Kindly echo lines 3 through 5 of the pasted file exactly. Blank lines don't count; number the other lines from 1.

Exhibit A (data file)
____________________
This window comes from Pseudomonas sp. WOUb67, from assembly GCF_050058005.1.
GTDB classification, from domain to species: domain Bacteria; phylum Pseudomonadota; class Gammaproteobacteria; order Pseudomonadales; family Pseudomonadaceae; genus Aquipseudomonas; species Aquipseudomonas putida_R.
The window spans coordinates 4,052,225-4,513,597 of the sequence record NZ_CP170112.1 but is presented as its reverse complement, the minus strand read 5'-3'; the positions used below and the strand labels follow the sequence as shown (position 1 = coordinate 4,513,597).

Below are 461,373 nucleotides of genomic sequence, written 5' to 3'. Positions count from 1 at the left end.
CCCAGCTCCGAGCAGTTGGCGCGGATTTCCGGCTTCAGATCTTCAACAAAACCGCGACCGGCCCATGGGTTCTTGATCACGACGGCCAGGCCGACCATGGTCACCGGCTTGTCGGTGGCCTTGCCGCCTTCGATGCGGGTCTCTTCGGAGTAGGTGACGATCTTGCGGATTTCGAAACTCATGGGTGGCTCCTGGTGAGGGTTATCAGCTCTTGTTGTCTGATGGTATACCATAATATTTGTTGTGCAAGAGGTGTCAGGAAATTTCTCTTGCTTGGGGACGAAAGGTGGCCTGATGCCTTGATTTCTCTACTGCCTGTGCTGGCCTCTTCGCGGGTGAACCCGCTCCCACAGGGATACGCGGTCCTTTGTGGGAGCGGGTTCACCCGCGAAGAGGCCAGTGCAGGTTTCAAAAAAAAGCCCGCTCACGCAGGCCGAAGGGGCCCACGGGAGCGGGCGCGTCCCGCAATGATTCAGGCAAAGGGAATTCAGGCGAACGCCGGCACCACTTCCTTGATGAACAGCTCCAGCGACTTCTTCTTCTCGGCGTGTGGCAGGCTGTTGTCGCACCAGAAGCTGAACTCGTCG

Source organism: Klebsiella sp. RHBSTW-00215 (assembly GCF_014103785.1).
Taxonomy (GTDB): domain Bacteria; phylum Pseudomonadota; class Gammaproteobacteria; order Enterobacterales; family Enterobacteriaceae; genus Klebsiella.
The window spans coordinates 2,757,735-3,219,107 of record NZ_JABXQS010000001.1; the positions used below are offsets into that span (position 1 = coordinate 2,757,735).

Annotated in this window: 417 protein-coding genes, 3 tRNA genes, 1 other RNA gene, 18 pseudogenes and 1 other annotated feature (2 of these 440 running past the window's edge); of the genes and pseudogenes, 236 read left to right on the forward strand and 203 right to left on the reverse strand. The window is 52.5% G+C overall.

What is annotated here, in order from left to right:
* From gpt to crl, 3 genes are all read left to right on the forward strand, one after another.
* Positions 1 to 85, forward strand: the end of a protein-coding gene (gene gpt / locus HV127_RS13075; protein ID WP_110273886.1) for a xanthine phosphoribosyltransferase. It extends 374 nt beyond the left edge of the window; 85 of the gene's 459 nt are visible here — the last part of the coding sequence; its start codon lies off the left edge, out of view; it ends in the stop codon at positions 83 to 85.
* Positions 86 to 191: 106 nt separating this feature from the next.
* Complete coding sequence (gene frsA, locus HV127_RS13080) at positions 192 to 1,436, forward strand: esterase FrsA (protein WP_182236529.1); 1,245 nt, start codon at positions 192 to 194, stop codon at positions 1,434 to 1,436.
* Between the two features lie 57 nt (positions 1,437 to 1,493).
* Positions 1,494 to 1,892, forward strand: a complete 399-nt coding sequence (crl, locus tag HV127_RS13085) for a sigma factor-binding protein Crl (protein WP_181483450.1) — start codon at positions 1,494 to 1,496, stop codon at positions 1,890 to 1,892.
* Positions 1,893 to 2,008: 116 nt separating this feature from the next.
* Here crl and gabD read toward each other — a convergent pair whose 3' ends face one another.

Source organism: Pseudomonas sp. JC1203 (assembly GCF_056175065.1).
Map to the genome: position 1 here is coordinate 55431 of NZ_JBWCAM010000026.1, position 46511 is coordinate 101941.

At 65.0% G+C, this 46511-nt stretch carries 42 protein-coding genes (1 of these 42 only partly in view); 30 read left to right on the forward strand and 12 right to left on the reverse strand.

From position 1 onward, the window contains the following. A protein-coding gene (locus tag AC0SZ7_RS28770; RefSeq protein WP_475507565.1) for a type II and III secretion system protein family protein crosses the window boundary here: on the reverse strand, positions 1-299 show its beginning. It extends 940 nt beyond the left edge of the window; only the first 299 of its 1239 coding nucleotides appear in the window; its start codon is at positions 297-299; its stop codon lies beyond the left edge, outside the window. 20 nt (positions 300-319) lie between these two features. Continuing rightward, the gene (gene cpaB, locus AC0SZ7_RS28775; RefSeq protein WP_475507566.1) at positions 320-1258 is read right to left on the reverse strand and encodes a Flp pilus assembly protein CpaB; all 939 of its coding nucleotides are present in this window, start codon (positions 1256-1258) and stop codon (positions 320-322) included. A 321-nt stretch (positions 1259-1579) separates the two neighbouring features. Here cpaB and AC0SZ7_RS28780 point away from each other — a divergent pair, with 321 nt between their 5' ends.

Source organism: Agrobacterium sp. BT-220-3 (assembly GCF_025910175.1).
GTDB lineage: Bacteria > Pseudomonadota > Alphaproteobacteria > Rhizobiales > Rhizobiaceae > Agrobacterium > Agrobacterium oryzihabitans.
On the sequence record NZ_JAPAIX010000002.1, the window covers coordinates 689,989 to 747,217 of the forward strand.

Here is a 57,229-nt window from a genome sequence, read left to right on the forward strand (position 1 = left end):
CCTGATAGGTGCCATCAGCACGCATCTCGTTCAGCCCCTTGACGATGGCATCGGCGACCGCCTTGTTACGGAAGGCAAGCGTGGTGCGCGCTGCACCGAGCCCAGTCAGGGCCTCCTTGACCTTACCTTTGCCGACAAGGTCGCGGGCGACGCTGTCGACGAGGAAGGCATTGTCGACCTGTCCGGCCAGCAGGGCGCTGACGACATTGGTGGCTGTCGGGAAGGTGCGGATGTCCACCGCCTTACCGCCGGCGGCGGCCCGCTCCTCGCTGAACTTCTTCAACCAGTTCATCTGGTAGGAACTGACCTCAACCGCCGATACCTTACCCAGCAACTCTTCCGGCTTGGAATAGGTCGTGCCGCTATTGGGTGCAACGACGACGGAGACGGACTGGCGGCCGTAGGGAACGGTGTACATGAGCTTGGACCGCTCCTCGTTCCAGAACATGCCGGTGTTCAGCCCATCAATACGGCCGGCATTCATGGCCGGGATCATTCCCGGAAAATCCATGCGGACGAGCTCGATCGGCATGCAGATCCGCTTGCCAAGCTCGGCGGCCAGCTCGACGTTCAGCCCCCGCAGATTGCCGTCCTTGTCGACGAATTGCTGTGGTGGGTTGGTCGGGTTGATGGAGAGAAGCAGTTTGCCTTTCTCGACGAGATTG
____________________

The window spans coordinates 4,052,225-4,513,597 of the sequence record NZ_CP170112.1 but is presented as its reverse complement, the minus strand read 5'-3'; the positions used below and the strand labels follow the sequence as shown (position 1 = coordinate 4,513,597).

Below are 461,373 nucleotides of genomic sequence, written 5' to 3'. Positions count from 1 at the left end.
CCCAGCTCCGAGCAGTTGGCGCGGATTTCCGGCTTCAGATCTTCAACAAAACCGCGACCGGCCCATGGGTTCTTGATCACGACGGCCAGGCCGACCATGGTCACCGGCTTGTCGGTGGCCTTGCCGCCTTCGATGCGGGTCTCTTCGGAGTAGGTGACGATCTTGCGGATTTCGAAACTCATGGGTGGCTCCTGGTGAGGGTTATCAGCTCTTGTTGTCTGATGGTATACCATAATATTTGTTGTGCAAGAGGTGTCAGGAAATTTCTCTTGCTTGGGGACGAAAGGTGGCCTGATGCCTTGATTTCTCTACTGCCTGTGCTGGCCTCTTCGCGGGTGAACCCGCTCCCACAGGGATACGCGGTCCTTTGTGGGAGCGGGTTCACCCGCGAAGAGGCCAGTGCAGGTTTCAAAAAAAAGCCCGCTCACGCAGGCCGAAGGGGCCCACGGGAGCGGGCGCGTCCCGCAATGATTCAGGCAAAGGGAATTCAGGCGAACGCCGGCACCACTTCCTTGATGAACAGCTCCAGCGACTTCTTCTTCTCGGCGTGTGGCAGGCTGTTGTCGCACCAGAAGCTGAACTCGTCG